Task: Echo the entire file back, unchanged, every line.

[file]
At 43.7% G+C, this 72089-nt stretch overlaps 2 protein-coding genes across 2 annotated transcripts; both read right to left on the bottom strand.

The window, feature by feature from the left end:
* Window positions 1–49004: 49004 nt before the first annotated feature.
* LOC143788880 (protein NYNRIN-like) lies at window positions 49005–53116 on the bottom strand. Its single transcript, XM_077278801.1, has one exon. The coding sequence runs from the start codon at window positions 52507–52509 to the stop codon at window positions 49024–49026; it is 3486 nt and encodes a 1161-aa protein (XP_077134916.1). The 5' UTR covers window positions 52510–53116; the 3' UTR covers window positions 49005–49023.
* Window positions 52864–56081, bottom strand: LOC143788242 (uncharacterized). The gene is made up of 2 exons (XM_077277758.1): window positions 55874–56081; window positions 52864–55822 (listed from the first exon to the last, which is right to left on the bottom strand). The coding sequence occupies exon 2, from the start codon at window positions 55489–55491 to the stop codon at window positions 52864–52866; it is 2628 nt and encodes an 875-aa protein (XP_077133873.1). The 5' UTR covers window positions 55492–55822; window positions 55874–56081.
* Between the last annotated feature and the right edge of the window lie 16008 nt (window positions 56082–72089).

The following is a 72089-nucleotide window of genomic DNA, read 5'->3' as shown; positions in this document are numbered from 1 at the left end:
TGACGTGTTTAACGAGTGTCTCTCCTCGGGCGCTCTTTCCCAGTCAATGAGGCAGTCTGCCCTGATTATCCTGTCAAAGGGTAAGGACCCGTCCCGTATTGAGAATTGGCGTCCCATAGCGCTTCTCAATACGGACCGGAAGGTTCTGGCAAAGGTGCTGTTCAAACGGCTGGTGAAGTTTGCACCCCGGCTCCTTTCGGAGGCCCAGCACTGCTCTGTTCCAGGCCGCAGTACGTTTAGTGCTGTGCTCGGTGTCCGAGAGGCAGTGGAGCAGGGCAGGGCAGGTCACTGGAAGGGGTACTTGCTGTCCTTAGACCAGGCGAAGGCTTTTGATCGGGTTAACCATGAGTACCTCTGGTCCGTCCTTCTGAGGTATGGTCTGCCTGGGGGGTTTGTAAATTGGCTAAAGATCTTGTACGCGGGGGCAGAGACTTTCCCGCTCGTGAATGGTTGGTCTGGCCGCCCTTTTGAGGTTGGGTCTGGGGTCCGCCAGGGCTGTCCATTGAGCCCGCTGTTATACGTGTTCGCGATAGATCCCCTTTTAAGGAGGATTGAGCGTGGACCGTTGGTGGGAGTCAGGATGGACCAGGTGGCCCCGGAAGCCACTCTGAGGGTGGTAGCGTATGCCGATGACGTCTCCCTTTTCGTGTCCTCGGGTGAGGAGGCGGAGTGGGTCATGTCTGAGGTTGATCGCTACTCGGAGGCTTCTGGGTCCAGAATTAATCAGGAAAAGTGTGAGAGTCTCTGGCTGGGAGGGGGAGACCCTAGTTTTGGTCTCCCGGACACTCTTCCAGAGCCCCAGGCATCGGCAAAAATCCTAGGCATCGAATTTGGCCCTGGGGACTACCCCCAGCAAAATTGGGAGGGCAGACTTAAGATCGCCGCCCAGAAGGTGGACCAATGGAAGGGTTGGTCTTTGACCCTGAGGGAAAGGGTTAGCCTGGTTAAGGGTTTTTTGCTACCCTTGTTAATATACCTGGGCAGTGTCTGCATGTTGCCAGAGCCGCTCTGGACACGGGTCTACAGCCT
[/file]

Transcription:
At 43.7% G+C, this 72089-nt stretch overlaps 2 protein-coding genes across 2 annotated transcripts; both read right to left on the bottom strand.

The window, feature by feature from the left end:
* Window positions 1–49004: 49004 nt before the first annotated feature.
* LOC143788880 (protein NYNRIN-like) lies at window positions 49005–53116 on the bottom strand. Its single transcript, XM_077278801.1, has one exon. The coding sequence runs from the start codon at window positions 52507–52509 to the stop codon at window positions 49024–49026; it is 3486 nt and encodes a 1161-aa protein (XP_077134916.1). The 5' UTR covers window positions 52510–53116; the 3' UTR covers window positions 49005–49023.
* Window positions 52864–56081, bottom strand: LOC143788242 (uncharacterized). The gene is made up of 2 exons (XM_077277758.1): window positions 55874–56081; window positions 52864–55822 (listed from the first exon to the last, which is right to left on the bottom strand). The coding sequence occupies exon 2, from the start codon at window positions 55489–55491 to the stop codon at window positions 52864–52866; it is 2628 nt and encodes an 875-aa protein (XP_077133873.1). The 5' UTR covers window positions 55492–55822; window positions 55874–56081.
* Between the last annotated feature and the right edge of the window lie 16008 nt (window positions 56082–72089).

The following is a 72089-nucleotide window of genomic DNA, read 5'->3' as shown; positions in this document are numbered from 1 at the left end:
TGACGTGTTTAACGAGTGTCTCTCCTCGGGCGCTCTTTCCCAGTCAATGAGGCAGTCTGCCCTGATTATCCTGTCAAAGGGTAAGGACCCGTCCCGTATTGAGAATTGGCGTCCCATAGCGCTTCTCAATACGGACCGGAAGGTTCTGGCAAAGGTGCTGTTCAAACGGCTGGTGAAGTTTGCACCCCGGCTCCTTTCGGAGGCCCAGCACTGCTCTGTTCCAGGCCGCAGTACGTTTAGTGCTGTGCTCGGTGTCCGAGAGGCAGTGGAGCAGGGCAGGGCAGGTCACTGGAAGGGGTACTTGCTGTCCTTAGACCAGGCGAAGGCTTTTGATCGGGTTAACCATGAGTACCTCTGGTCCGTCCTTCTGAGGTATGGTCTGCCTGGGGGGTTTGTAAATTGGCTAAAGATCTTGTACGCGGGGGCAGAGACTTTCCCGCTCGTGAATGGTTGGTCTGGCCGCCCTTTTGAGGTTGGGTCTGGGGTCCGCCAGGGCTGTCCATTGAGCCCGCTGTTATACGTGTTCGCGATAGATCCCCTTTTAAGGAGGATTGAGCGTGGACCGTTGGTGGGAGTCAGGATGGACCAGGTGGCCCCGGAAGCCACTCTGAGGGTGGTAGCGTATGCCGATGACGTCTCCCTTTTCGTGTCCTCGGGTGAGGAGGCGGAGTGGGTCATGTCTGAGGTTGATCGCTACTCGGAGGCTTCTGGGTCCAGAATTAATCAGGAAAAGTGTGAGAGTCTCTGGCTGGGAGGGGGAGACCCTAGTTTTGGTCTCCCGGACACTCTTCCAGAGCCCCAGGCATCGGCAAAAATCCTAGGCATCGAATTTGGCCCTGGGGACTACCCCCAGCAAAATTGGGAGGGCAGACTTAAGATCGCCGCCCAGAAGGTGGACCAATGGAAGGGTTGGTCTTTGACCCTGAGGGAAAGGGTTAGCCTGGTTAAGGGTTTTTTGCTACCCTTGTTAATATACCTGGGCAGTGTCTGCATGTTGCCAGAGCCGCTCTGGACACGGGTCTACAGCCT